The topic of wealth and poverty should not be discussed apart from a consideration of the law of God and its relationship to the covenants, for it is in God’s law that we find the Bible’s blueprint for economics. Biblical justice, Biblical law, and economic growth are intimately linked. The crucial section of Scripture which explains this relationship is Deuteronomy 28. There are external blessings for those societies that conform externally to the laws of God (vv. 1-14), and there are external curses for those societies that fail to conform externally to these laws (vv. 15-68)… God provides gifts: life and land. He also provides a law-order which enables His people to expand their holdings of capital assets (the implements of production) and consumer goods. But these assets are not held by men apart from the ethical terms of God’s covenant. The temptation before man is the same as the temptation before Adam: to forget God and to substitute himself as God (Gen 3:5). It is the assumption of all Satanic religion, the assumption of humanism, the sovereignty of man. God warned the Israelites against this sin — the sin of presuming their own autonomy.
It looks as if the Church will have to be brought, kicking and screaming, back to obedience to the law of God. God’s people have been in rebellion against His law since the time of Moses, and as the Bible says, “…there is nothing new under the sun” (Ecc.1:9).
This mightn’t happen in my lifetime, or for a long time. I can’t make it happen. But I can play a role in challenging Christians and the Church to get back to God’s law, as a crucial aspect of our faithfulness to God. I believe it is and always will be a crucial aspect of Christian relevance in the community. The further we have drifted away from the law of God, the more irrelevant we have become, and the less respect the world has for us.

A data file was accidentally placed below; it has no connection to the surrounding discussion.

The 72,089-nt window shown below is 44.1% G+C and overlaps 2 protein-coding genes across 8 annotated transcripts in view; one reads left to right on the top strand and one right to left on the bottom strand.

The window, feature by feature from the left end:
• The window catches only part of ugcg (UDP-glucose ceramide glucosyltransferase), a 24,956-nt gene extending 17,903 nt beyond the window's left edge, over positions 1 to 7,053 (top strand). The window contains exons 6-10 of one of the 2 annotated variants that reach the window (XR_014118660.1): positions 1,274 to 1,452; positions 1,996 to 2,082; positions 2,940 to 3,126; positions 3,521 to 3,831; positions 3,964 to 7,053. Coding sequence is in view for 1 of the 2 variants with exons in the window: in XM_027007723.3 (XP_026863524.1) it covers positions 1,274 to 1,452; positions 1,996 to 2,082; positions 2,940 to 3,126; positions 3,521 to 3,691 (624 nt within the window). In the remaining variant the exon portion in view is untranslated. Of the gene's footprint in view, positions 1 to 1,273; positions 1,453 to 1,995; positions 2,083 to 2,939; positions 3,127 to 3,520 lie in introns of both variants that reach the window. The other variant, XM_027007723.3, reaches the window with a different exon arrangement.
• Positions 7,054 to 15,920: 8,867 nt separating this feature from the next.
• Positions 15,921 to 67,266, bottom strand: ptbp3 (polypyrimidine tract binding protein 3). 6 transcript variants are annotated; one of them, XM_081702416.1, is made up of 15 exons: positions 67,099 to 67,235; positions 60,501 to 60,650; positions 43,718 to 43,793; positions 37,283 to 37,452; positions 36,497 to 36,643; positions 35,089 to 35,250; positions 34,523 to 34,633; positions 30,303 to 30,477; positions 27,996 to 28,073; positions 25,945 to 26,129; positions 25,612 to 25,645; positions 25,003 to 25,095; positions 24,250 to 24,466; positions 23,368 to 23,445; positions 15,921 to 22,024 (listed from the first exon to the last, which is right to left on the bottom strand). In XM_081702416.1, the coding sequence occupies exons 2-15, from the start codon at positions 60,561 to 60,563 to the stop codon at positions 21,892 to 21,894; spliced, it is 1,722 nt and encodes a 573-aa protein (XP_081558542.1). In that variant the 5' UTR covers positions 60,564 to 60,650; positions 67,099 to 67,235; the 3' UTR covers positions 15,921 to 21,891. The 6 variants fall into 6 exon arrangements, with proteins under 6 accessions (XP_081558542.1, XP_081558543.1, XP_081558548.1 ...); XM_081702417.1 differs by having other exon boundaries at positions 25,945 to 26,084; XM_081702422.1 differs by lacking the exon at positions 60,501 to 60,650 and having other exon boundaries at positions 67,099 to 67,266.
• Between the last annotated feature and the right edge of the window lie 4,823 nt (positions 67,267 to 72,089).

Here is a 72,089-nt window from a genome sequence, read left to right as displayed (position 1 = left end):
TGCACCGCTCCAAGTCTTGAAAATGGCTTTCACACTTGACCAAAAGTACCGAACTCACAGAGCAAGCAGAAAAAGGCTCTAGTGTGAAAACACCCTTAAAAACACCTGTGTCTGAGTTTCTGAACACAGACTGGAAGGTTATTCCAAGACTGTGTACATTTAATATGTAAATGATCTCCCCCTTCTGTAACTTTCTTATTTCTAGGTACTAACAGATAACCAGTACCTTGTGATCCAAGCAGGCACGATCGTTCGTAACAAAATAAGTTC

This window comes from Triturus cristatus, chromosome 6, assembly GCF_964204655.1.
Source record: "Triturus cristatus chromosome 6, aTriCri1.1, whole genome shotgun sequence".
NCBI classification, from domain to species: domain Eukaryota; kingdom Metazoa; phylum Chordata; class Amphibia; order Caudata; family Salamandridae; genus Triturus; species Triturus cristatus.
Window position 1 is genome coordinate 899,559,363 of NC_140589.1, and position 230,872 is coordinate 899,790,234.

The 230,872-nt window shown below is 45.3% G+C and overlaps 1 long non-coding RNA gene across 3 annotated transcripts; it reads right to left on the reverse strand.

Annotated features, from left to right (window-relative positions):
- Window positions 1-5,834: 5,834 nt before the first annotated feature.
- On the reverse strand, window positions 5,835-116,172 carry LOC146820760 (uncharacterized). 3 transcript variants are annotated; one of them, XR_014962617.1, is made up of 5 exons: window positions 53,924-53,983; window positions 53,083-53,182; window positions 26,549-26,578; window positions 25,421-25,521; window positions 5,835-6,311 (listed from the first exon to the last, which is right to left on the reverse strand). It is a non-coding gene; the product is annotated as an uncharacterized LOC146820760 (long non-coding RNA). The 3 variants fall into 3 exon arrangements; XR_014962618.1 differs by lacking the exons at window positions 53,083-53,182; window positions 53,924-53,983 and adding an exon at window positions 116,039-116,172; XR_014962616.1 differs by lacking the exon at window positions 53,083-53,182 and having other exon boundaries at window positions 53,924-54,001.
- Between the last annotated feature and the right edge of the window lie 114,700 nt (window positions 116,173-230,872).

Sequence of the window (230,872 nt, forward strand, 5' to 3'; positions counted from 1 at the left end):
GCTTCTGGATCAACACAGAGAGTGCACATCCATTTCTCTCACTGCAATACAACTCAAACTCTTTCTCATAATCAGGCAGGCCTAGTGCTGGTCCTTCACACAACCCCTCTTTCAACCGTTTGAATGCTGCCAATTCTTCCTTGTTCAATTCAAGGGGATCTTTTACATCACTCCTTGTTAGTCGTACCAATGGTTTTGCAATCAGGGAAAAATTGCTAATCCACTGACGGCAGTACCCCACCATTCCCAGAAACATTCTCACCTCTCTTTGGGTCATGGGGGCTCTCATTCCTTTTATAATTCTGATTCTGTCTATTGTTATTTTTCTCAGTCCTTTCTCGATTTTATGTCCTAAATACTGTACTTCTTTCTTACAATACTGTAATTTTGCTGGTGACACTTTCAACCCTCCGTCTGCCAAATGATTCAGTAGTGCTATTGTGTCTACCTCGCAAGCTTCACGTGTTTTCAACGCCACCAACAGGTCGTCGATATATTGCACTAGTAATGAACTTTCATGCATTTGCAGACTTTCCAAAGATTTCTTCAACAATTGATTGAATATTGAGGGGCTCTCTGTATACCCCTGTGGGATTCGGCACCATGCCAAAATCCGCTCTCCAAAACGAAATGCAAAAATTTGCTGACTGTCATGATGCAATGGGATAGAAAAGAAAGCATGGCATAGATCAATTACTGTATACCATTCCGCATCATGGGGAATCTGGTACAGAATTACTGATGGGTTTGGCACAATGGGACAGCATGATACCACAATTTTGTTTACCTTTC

God’s law, coupled with our obedience to it, grants us great courage. But when God’s people abandon His law, they become objects of contempt for their enemies. Whenever we turn from obedience and courage to disobedience and fear, everything changes.
Think of Israel’s twelve spies. When they returned from spying out the land, ten of them were unbelieving and disobedient. They said “the people who live in the land are strong, and the cities are fortified and very large; and …we are not able to go up against this people, for they are too strong for us” (Num.13:28, 31). They then said, “we became like grasshoppers in our own sight, and so we were in their sight” (v.33).
When Jonathan (I Sam.14) and David obeyed God in their respective confrontations with the Philistines, including Goliath (I Sam.17), where was Saul? Afraid and unable to act. (See I Sam.13:7; 14:1; 17:11). That is precisely what happens when you walk away from obedience to God’s law. You lose the confidence to act fearlessly.